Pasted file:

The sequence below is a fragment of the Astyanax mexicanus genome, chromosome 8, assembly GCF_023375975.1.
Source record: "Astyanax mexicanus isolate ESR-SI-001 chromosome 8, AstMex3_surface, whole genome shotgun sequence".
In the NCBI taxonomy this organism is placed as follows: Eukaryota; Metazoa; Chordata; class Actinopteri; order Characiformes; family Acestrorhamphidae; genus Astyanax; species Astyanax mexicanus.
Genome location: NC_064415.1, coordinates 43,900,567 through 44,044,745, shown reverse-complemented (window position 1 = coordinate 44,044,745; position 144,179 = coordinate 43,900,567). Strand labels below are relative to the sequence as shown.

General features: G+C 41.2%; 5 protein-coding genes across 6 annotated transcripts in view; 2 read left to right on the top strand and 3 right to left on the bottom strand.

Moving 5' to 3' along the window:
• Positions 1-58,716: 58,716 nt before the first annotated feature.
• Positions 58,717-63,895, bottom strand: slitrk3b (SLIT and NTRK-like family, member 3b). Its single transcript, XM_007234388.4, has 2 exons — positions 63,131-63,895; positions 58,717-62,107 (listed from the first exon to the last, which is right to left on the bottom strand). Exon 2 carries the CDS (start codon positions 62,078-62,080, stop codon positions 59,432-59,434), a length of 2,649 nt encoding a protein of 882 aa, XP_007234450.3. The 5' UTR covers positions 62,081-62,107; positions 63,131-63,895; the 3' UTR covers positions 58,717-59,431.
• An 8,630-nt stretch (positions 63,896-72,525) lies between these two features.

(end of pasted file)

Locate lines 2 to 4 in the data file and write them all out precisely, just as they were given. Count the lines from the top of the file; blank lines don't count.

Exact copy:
Source record: "Astyanax mexicanus isolate ESR-SI-001 chromosome 8, AstMex3_surface, whole genome shotgun sequence".
In the NCBI taxonomy this organism is placed as follows: Eukaryota; Metazoa; Chordata; class Actinopteri; order Characiformes; family Acestrorhamphidae; genus Astyanax; species Astyanax mexicanus.
Genome location: NC_064415.1, coordinates 43,900,567 through 44,044,745, shown reverse-complemented (window position 1 = coordinate 44,044,745; position 144,179 = coordinate 43,900,567). Strand labels below are relative to the sequence as shown.